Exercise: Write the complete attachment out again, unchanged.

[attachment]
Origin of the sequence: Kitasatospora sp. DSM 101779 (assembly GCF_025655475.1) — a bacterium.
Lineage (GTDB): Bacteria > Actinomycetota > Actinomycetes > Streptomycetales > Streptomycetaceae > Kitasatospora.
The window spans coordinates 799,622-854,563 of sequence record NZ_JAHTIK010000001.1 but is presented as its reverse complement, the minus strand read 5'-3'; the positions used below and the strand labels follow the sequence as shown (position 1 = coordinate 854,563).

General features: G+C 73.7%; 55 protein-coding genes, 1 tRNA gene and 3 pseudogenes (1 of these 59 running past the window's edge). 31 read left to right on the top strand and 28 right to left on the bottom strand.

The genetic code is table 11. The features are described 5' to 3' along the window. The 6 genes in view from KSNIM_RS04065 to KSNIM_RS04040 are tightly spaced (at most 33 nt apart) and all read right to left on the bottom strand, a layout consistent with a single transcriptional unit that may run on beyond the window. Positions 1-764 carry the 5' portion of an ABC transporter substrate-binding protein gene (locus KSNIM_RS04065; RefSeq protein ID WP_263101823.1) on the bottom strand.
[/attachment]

Origin of the sequence: Kitasatospora sp. DSM 101779 (assembly GCF_025655475.1) — a bacterium.
Lineage (GTDB): Bacteria > Actinomycetota > Actinomycetes > Streptomycetales > Streptomycetaceae > Kitasatospora.
The window spans coordinates 799,622-854,563 of sequence record NZ_JAHTIK010000001.1 but is presented as its reverse complement, the minus strand read 5'-3'; the positions used below and the strand labels follow the sequence as shown (position 1 = coordinate 854,563).

General features: G+C 73.7%; 55 protein-coding genes, 1 tRNA gene and 3 pseudogenes (1 of these 59 running past the window's edge). 31 read left to right on the top strand and 28 right to left on the bottom strand.

The genetic code is table 11. The features are described 5' to 3' along the window. The 6 genes in view from KSNIM_RS04065 to KSNIM_RS04040 are tightly spaced (at most 33 nt apart) and all read right to left on the bottom strand, a layout consistent with a single transcriptional unit that may run on beyond the window. Positions 1-764 carry the 5' portion of an ABC transporter substrate-binding protein gene (locus KSNIM_RS04065; RefSeq protein ID WP_263101823.1) on the bottom strand.